1. Gallivanta Post author

      Clare, I am glad you like the magnolia in soft focus. It’s the first photo I have taken in a long while. Underneath the magnolia tree I found beautiful magenta violets but the photos of them didn’t come out well at all. I had a quick glance at all your recent posts but I have yet to go back and comment. I would have run a mile from the harvesting! Or sneezed my head off.

      Reply
      1. clarepooley33

        Thank-you for having a look at my posts – don’t worry about commenting (though I do enjoy all you have to say) especially as you are so busy at the moment. I am often disappointed with my photos. I am not skilled enough to know where I went wrong and how to improve things. The magenta violets sound beautiful! Harvesting is still going on! We keep having damp days and they can’t do anything then as the crop might go mouldy.

        Reply
        1. Gallivanta Post author

          The strip harvesting is intriguing. As for the photos, one of my biggest problems is an unsteady hand. 😦 But apart from that I usually can’t figure out how to make things better either.

        2. clarepooley33

          I do sympathise with the unsteady hand! My eyesight isn’t what it was and I often can’t see whether I’m in focus or even if the thing I’m photographing is actually in the frame. I have to delete so many pictures!

        3. Gallivanta Post author

          And I am deleting pictures! I used to keep them all, even in digital form, but I am making a real effort now to only keep the best. At my last visit to the optometrist, I was told I have the beginnings of a cataract. Bother!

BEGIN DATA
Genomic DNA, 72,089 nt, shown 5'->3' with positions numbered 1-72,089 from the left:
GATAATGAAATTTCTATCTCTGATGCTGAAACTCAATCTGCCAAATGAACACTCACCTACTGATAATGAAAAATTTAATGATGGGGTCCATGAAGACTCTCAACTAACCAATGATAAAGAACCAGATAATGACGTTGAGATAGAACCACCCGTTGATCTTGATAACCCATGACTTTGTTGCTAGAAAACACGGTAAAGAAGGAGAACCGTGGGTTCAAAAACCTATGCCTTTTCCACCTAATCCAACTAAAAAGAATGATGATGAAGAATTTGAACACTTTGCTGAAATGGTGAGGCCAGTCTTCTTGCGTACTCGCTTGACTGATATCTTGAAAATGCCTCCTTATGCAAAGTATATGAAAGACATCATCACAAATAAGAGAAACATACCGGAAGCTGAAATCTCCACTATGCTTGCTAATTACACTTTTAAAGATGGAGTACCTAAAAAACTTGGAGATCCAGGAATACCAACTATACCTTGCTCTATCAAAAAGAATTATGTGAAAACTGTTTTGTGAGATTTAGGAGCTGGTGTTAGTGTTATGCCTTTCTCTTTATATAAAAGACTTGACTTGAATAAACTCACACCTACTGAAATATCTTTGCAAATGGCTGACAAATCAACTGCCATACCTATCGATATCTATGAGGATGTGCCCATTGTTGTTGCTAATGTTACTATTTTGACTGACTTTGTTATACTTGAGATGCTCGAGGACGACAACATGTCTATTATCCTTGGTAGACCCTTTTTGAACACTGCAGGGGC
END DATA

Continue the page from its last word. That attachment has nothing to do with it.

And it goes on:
4. Gallivanta Post author

          Does reading until 2am count as straining my eyes? Teehee. 😀 I could also do myself a favour and wear the new glasses which were prescribed for me, instead of hanging on to my old favourite pair.

    1. Gallivanta Post author

      We have been in some fun and some strange places! Even the sedateness of our present existence is rather strange in comparison to our early years. 😀

      Reply
  12. shoreacres

    What beautiful flowers, Ann, and what a beautiful occasion you have to celebrate. It made me happy to read your remark that retirement has brought more togetherness, and that it’s a good thing. Not all of my friends have had that experience. 🙂

    I smiled at your comment that you can’t think straight with a mess around you. I’m a bit the same way, although I’m quite capable of overcoming any tendencies toward tidiness and organization if there’s something more interesting to claim my attention.

    Happy spring, and happy anniversary. It’s good to see you posting.

    Reply
    1. Gallivanta Post author

      Linda, I am still surrounded by mess and still not thinking straight. 😦 For a brief moment this morning I thought I would have enough head space to write a new post today. Hmmm….it was not to be. When we married, my husband’s belongings fitted into a small trunk. Mine took up two suitcases. In 33 years, one can accumulate an awful lot of stuff. I doubt we will get our possessions back to one trunk and two suitcases, but I am working on it! There happens to be one major problem though….books, books, books, books.